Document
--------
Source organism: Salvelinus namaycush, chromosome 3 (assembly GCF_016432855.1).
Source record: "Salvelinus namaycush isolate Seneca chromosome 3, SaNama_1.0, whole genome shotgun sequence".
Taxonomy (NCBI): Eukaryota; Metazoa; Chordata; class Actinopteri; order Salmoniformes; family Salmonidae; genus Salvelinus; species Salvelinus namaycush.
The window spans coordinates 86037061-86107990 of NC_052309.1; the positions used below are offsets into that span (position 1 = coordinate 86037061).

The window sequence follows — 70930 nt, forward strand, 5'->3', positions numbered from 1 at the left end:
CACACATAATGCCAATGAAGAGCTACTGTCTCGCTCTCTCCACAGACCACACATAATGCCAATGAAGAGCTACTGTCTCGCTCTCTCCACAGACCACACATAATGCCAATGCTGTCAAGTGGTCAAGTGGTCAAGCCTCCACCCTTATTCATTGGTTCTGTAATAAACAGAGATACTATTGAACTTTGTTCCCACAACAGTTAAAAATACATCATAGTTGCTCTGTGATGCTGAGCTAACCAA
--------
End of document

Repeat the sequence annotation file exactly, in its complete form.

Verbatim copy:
Source organism: Salvelinus namaycush, chromosome 3 (assembly GCF_016432855.1).
Source record: "Salvelinus namaycush isolate Seneca chromosome 3, SaNama_1.0, whole genome shotgun sequence".
Taxonomy (NCBI): Eukaryota; Metazoa; Chordata; class Actinopteri; order Salmoniformes; family Salmonidae; genus Salvelinus; species Salvelinus namaycush.
The window spans coordinates 86037061-86107990 of NC_052309.1; the positions used below are offsets into that span (position 1 = coordinate 86037061).

The window sequence follows — 70930 nt, forward strand, 5'->3', positions numbered from 1 at the left end:
CACACATAATGCCAATGAAGAGCTACTGTCTCGCTCTCTCCACAGACCACACATAATGCCAATGAAGAGCTACTGTCTCGCTCTCTCCACAGACCACACATAATGCCAATGCTGTCAAGTGGTCAAGTGGTCAAGCCTCCACCCTTATTCATTGGTTCTGTAATAAACAGAGATACTATTGAACTTTGTTCCCACAACAGTTAAAAATACATCATAGTTGCTCTGTGATGCTGAGCTAACCAA